Recent Ninth Circuit Decision Revives AB 51’s Prohibition of Employers Mandating Arbitration


California employers are to be forgiven if they are confused as to the state of the law regarding employer mandated agreements requiring employees to arbitrate employment-related claims.  Over the last decade, the law has gone from one direction to another in the wake of California state court decisions, federal court decisions, and enactments by the California legislature.  

As a result of a decision by the Ninth Circuit Court of Appeals on September 15, 2021, Chamber of Commerce of the U.S. v. Bonta, the pendulum has swung again, this time to the detriment of employers seeking to require employees to arbitrate employment-related claims.  (Chamber of Commerce of the United States v. Bonta (9th Cir. 2021) D.C. No. 2:19-cv-02456KJM-DB).  In Bonta, a divided panel of the Ninth Circuit sided with the State of California and invalidated an injunction entered by a district court judge that had prohibited enforcement of Assembly Bill 51.  

AB 51 prohibits employers from requiring employees, as a condition of employment, to enter into agreements that obligate employees to arbitrate claims against the employer for violations of the California Fair Employment and Housing Act or California Labor Code.  AB 51 subjects employers who do so to criminal and civil liability, including up to six months imprisonment. 

Relevant Background  

Enacted by the California Legislature in 2019, AB 51, which added section 432.6 to the California Labor Code, subjects employers to criminal charges, with a possibility of incarceration for up to six months, as well as civil sanctions, for mandating – as a condition of employment – that employees enter into agreements requiring arbitration of certain employment claims.  The law addresses solely pre-arbitration behavior and, by its terms, does not bar enforcement of arbitration agreements. 

Immediately before AB 51 took effect on January 1, 2020, multiple business associations including the Chamber of Commerce of the United States sought a preliminary injunction prohibiting California agencies from enforcing AB 51.  The associations contended that AB 51 is preempted by the Federal Arbitration Act (“FAA”). The FAA requires courts to enforce arbitration agreements (provided the agreements have a connection to interstate commerce) in the same manner as they enforce contracts generally.  The FAA also invalidates state law rules that disfavor arbitration agreements as compared with other types of contracts.  In February 2020, a judge in the Eastern District of California granted a preliminary injunction prohibiting enforcement of AB 51 on the grounds that the law was preempted by the FAA.  An appeal to the Ninth Circuit followed.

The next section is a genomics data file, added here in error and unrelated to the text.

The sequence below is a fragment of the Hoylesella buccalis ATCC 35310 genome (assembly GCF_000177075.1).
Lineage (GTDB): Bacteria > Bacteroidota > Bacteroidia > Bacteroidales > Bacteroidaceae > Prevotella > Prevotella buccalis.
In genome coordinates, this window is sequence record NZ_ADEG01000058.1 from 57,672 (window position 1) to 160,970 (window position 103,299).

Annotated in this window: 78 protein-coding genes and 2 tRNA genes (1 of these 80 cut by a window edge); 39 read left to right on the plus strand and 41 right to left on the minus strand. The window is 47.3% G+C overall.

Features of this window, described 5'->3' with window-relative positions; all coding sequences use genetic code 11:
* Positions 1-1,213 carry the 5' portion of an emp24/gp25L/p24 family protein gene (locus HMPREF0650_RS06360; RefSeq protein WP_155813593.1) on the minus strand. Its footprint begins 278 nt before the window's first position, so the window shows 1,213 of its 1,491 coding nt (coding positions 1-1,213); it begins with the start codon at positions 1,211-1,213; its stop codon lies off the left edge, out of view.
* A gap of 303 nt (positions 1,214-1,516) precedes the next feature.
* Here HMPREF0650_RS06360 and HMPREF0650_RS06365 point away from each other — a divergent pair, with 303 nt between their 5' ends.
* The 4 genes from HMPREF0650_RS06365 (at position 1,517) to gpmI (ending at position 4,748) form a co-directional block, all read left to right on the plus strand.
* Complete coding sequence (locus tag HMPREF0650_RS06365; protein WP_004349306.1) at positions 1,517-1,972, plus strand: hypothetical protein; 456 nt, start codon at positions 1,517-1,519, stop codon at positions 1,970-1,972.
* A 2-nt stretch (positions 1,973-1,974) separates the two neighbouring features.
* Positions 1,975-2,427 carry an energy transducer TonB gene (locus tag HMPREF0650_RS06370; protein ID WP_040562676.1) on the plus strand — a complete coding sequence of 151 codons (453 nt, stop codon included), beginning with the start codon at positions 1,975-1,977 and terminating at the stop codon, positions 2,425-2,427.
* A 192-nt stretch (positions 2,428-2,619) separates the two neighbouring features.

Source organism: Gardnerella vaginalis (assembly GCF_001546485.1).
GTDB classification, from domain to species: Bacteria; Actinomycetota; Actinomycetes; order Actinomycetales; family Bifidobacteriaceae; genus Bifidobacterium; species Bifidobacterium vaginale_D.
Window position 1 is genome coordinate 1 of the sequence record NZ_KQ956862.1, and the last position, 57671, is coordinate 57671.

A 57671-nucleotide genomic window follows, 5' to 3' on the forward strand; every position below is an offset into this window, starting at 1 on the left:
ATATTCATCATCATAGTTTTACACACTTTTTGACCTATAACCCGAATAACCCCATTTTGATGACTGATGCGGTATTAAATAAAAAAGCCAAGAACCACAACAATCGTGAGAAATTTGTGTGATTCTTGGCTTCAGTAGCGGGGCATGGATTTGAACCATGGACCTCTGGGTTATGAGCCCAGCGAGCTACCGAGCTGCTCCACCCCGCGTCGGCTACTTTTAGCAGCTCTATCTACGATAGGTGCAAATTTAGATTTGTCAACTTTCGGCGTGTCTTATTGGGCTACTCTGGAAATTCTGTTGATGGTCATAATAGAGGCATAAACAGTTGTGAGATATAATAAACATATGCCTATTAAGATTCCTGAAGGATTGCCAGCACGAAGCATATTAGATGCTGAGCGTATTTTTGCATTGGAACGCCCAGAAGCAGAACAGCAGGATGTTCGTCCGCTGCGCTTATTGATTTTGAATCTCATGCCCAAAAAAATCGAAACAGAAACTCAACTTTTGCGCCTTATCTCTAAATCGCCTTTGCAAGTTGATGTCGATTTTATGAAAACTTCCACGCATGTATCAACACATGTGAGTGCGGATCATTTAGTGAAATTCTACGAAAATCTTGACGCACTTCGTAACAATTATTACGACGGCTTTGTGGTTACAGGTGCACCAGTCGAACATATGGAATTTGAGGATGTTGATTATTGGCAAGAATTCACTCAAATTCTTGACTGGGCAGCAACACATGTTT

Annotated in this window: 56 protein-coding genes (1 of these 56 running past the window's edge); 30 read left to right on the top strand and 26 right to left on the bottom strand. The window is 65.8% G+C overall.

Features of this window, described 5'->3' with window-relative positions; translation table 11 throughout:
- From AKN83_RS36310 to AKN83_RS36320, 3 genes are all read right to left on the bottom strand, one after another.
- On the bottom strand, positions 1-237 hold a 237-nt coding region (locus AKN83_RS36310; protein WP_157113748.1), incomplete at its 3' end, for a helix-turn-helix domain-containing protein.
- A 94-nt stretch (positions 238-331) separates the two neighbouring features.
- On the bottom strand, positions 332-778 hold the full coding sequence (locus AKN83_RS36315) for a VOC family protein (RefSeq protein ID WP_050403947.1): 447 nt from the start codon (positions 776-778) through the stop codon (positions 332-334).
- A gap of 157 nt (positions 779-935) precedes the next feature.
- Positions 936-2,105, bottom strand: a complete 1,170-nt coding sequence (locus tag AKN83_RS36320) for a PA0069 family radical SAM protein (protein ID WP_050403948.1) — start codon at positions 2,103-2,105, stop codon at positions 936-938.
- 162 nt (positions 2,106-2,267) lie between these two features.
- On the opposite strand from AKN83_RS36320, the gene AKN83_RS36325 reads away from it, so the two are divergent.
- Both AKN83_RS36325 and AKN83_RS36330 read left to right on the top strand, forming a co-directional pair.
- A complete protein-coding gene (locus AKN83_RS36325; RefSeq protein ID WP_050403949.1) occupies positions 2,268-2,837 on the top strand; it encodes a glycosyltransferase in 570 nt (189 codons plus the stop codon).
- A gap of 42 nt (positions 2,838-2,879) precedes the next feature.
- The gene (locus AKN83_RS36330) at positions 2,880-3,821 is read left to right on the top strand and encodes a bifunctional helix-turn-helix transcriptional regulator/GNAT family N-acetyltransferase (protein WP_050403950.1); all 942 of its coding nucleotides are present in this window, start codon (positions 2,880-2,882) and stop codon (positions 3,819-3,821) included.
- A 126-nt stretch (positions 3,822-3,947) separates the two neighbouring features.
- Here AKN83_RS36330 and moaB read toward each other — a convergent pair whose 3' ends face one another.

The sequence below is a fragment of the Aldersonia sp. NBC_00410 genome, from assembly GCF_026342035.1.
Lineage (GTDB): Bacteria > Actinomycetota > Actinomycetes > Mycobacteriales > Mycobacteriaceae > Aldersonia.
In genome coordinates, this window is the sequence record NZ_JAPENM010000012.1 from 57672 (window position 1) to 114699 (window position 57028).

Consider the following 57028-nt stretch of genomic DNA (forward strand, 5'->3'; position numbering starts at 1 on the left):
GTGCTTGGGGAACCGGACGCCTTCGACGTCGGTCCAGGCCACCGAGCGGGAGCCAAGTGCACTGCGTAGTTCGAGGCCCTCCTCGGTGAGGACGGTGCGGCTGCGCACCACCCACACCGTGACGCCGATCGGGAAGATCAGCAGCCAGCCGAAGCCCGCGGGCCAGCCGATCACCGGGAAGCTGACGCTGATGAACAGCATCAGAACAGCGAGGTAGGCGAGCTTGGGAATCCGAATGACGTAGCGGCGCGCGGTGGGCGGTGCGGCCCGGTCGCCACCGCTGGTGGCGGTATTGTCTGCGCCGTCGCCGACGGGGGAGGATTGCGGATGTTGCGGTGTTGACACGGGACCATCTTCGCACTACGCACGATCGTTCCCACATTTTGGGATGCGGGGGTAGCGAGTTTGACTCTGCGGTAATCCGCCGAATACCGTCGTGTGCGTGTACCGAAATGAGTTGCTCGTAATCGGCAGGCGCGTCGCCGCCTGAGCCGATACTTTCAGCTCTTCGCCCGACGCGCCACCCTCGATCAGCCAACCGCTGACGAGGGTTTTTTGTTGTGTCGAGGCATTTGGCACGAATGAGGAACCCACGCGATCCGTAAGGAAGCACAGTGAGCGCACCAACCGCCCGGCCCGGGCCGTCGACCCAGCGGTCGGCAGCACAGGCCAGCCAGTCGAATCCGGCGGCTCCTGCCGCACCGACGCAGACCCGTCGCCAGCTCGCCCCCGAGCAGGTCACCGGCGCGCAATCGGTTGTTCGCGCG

The Court’s Reasoning 

In striking down the district court judge’s injunction, the Ninth Circuit panel distinguished between laws addressing conduct preceding execution of an arbitration agreement and those addressing already executed arbitration agreements.  Under the panel’s reading of the FAA and Supreme Court precedent, the FAA concerns enforcement of already executed arbitration agreements.  Under this reading, the court held that the California legislature could preclude employers from forcing employees “without their consent” to enter into agreements to arbitrate employment claims without violating the FAA.  The court agreed with the district court judge, however, that imposing criminal and civil penalties on employers for already-executed arbitration agreements would create an obstacle to the purposes of the FAA.  Stated differently, the court concluded that employers cannot be penalized for executing consensual arbitration agreements, while they can be penalized for requiring employees – as a condition of employment – to enter into “non-consensual” employment arbitration agreements. 

Judge Sandra Ikuta issued a strong dissenting opinion in which she characterized AB 51 as a “too clever by half” attempt by the State of California to evade the FAA.  She disagreed with the majority’s reading of Supreme Court precedent and indicated that the decision created a circuit split that allows a pathway for review by the U.S. Supreme Court. 

The district court’s injunction is not lifted until mandate issues, which occurs 14 days from the date of the decision, on September 29, 2021. 

Employer Takeaways 

This new decision is far from a model of clarity.  However, it appears that employers still may seek to enforce already executed arbitration agreements without being subject to civil or criminal penalties, even though they cannot demand on a going forward basis that employees who have not yet executed an arbitration agreement, consent to one as a condition of employment.  This uncertainty is likely to continue unless and until the Supreme Court resolves the issue. 

Employers with questions regarding the decision can contact the authors or their usual counsel at Atkinson, Andelson, Loya, Ruud & Romo.

This AALRR publication is intended for informational purposes only and should not be relied upon in reaching a conclusion in a particular area of law. Applicability of the legal principles discussed may differ substantially in individual situations. Receipt of this or any other AALRR publication does not create an attorney-client relationship. The Firm is not responsible for inadvertent errors that may occur in the publishing process. 

© 2021 Atkinson, Andelson, Loya, Ruud & Romo



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